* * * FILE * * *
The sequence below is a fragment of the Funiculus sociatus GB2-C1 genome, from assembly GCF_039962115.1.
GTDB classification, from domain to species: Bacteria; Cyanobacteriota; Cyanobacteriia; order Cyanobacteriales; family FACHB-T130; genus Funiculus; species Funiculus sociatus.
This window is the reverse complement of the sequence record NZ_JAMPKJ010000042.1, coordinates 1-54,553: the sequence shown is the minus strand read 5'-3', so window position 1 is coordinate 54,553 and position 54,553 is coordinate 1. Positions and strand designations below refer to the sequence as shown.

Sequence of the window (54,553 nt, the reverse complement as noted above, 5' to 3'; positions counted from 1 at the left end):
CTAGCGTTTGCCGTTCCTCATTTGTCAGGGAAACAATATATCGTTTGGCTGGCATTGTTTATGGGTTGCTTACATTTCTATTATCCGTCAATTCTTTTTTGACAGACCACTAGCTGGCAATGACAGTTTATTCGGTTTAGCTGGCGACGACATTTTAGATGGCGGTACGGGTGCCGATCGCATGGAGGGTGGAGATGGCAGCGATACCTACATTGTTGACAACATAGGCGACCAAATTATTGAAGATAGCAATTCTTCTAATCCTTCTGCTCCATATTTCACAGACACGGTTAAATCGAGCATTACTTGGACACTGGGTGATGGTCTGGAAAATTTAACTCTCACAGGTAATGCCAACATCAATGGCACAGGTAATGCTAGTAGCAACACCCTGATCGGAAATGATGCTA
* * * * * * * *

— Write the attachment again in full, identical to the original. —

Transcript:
The sequence below is a fragment of the Funiculus sociatus GB2-C1 genome, from assembly GCF_039962115.1.
GTDB classification, from domain to species: Bacteria; Cyanobacteriota; Cyanobacteriia; order Cyanobacteriales; family FACHB-T130; genus Funiculus; species Funiculus sociatus.
This window is the reverse complement of the sequence record NZ_JAMPKJ010000042.1, coordinates 1-54,553: the sequence shown is the minus strand read 5'-3', so window position 1 is coordinate 54,553 and position 54,553 is coordinate 1. Positions and strand designations below refer to the sequence as shown.

Sequence of the window (54,553 nt, the reverse complement as noted above, 5' to 3'; positions counted from 1 at the left end):
CTAGCGTTTGCCGTTCCTCATTTGTCAGGGAAACAATATATCGTTTGGCTGGCATTGTTTATGGGTTGCTTACATTTCTATTATCCGTCAATTCTTTTTTGACAGACCACTAGCTGGCAATGACAGTTTATTCGGTTTAGCTGGCGACGACATTTTAGATGGCGGTACGGGTGCCGATCGCATGGAGGGTGGAGATGGCAGCGATACCTACATTGTTGACAACATAGGCGACCAAATTATTGAAGATAGCAATTCTTCTAATCCTTCTGCTCCATATTTCACAGACACGGTTAAATCGAGCATTACTTGGACACTGGGTGATGGTCTGGAAAATTTAACTCTCACAGGTAATGCCAACATCAATGGCACAGGTAATGCTAGTAGCAACACCCTGATCGGAAATGATGCTA